Through October I spend every Saturday mowing up the trees’ prodigious leavings, just me and my old tractor. I cling to this ritual, which readies me for the closed-up months to come.
Most years I mulch the leaves back into the lawn. Some years I bag the shreddings. This year I dumped them behind the low fence in a corner of the back yard; the years will turn them into dirt. It’s mindless work: mow for a few minutes until the buckets fill, drive around back and dump, repeat, repeat, repeat.
But in November, after the trees are bare and the yard is clean, a ceremony of sorts: the putting away. Unclutter the garage so the car can go in, clear the deck to protect summer things from rust and decay. Into the shed go the yard tools, the bicycles, the patio furniture.
As I move each piece, a summer’s events project on my mind, idyllic like color slides: the new brown bicycle I couldn’t ride after foot surgery, the dirty red wheelbarrow I used to spread fresh and smelly mulch, the new green electric cultivator that leveled and mixed compost into my front yard all torn up after the new sewer connection. My whole family worked an entire Saturday with me to do that and plant new grass. What a good day.
The patio furniture went in next. I hardly used it this year thanks to the thick, relentless mosquitoes! The citronella candles on the table didn’t help at all.
All secured, it was time to run the gas out of the mower and tractor and put them away, too.
While I waited, I walked around the yard, clear of leaves and still green, especially the new grass. That color will dull and fade through November; now is the time to enjoy it.
I noticed the work I didn’t get done this year. The driveway’s cracks need filled, dead limbs need cut from the maple, the windows need scraped and painted. Next spring, for sure.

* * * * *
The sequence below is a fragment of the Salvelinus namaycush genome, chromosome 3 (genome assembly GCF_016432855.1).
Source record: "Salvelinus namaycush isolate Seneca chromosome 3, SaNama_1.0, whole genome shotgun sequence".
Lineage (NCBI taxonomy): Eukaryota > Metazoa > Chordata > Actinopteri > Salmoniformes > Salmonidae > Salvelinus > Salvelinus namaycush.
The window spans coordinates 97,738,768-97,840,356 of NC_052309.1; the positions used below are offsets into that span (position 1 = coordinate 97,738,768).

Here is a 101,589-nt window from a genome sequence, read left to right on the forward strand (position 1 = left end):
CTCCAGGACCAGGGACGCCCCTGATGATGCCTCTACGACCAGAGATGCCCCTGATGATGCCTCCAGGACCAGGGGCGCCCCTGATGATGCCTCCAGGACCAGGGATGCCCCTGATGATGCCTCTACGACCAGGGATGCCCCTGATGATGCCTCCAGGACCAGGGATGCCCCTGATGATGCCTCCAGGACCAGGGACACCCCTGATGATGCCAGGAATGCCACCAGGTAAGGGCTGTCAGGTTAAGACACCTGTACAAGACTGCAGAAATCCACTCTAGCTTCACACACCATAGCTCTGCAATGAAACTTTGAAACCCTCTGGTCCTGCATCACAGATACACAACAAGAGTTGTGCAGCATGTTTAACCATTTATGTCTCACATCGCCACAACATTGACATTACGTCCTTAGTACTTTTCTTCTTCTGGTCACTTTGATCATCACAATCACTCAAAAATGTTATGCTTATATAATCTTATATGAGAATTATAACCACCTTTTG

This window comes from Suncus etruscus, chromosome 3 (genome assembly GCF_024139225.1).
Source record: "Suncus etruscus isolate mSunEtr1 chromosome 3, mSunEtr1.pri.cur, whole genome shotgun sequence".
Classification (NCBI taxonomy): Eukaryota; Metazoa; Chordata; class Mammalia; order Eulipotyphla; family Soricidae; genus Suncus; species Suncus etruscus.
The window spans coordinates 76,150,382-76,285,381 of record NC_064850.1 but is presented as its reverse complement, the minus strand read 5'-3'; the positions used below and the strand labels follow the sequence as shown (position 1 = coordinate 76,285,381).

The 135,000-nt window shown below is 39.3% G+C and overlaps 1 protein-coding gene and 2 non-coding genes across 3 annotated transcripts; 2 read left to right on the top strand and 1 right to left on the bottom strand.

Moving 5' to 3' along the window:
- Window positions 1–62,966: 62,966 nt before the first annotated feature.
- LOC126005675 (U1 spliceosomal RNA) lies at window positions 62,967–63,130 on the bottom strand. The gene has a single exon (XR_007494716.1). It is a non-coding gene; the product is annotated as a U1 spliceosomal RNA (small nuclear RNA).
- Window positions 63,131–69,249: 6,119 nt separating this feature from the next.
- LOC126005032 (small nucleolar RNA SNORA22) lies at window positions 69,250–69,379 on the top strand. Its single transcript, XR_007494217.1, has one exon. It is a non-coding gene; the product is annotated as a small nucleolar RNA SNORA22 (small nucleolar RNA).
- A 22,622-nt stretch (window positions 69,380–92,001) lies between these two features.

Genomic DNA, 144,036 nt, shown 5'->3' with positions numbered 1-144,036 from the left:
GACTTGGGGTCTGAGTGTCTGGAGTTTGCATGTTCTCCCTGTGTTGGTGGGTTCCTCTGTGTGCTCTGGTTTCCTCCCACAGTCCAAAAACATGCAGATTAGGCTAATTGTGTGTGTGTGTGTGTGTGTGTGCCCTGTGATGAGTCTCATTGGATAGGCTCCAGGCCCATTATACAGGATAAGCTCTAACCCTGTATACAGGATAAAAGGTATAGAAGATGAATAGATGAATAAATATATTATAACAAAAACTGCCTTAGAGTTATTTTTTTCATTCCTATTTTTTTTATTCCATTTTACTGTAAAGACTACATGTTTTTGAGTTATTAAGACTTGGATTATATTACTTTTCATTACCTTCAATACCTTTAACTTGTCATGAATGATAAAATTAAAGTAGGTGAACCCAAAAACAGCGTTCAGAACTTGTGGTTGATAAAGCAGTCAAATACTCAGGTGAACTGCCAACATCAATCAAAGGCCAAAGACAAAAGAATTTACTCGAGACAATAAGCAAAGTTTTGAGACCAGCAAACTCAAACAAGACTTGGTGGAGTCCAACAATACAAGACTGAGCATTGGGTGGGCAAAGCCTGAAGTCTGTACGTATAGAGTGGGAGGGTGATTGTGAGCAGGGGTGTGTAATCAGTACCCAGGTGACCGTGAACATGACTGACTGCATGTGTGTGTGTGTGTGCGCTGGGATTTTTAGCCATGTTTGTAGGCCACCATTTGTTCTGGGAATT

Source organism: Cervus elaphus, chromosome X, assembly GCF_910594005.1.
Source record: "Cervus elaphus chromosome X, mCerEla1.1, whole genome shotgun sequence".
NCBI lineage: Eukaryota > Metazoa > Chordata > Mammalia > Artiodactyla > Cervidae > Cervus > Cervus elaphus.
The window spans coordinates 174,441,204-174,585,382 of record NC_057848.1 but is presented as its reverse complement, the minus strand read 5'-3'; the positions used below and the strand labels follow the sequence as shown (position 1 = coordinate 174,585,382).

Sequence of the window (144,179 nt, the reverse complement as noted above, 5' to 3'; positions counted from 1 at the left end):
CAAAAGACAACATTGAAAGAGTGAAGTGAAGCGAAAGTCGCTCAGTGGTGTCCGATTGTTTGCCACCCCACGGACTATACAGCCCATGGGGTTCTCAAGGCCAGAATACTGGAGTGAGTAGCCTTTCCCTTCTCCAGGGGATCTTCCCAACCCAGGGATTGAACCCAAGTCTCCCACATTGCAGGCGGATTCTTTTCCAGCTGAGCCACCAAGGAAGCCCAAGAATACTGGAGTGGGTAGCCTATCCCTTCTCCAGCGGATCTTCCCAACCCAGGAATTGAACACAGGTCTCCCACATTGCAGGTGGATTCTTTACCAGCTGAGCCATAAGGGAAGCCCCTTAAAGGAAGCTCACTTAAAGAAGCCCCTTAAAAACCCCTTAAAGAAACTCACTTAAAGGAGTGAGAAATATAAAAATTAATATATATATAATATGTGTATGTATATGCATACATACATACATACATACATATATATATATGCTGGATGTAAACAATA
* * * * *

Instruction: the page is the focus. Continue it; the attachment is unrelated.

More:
The motors soon shut off, one and then the other, out of gas. I pushed the tractor in first, the mower in next, and then locked the shed. One more job, which I hired out: haul that brush pile away. It was gone the following Tuesday. It feels good to have all those overgrown trees and bushes cleared out back. I worked at it here and there all year, sometimes alone, sometimes with one son or the other, once with my parents newly moved to my town and eager to do normal family stuff. Good memories.
Good memories indeed. It was a summer well lived. Okay, winter, I’m ready for you now.
I was reminded of this story from five years ago as I have been driving my old lawn tractor around the yard, picking up the fallen leaves. The tractor looks a little more beat up now, and comically its hood hinges both broke and are being held in place by two Vise Grips, but it still runs well.
This is where I do my best thinking.
My tractor was a birthday gift from my wife 17 years ago – the biggest and most expensive gift I’ve ever gotten. We had a half-acre yard full of mature, prolific trees. Before the tractor, every autumn Saturday my wife, stepson, and I went at full tilt all day raking and bagging fallen leaves. Those Saturdays were brutal, and woe betide us if we skipped one. I dreamed of driving a tractor around the yard, sucking up the leaves into a catcher, my family sitting on the patio sipping iced tea and smiling brightly and waving whenever I passed.
After the tractor came, of course I mowed the yard with it every week. It didn’t take long before I could do the work on autopilot, effortlessly navigating obstacles. The world slipped away while I drove my tractor. Even the Briggs and Stratton roar faded into the background, and my mind was free to think and dream. It was time just for me. I can’t remember any epiphanies or even darned good ideas that came from my ponder seat, but when I put the tractor back in the shed I was always mentally refreshed.
I’ve downsized to about a quarter of an acre where the autumn leaves are a more bearable chore. I could get by without a tractor now, yet I clean and tune up my tractor every spring for another season. I can’t believe it still runs after this many years – I wish my cars lasted as long! As long as it keeps starting, I’ll keep looking forward to my weekly mind-renewing trip around the yard.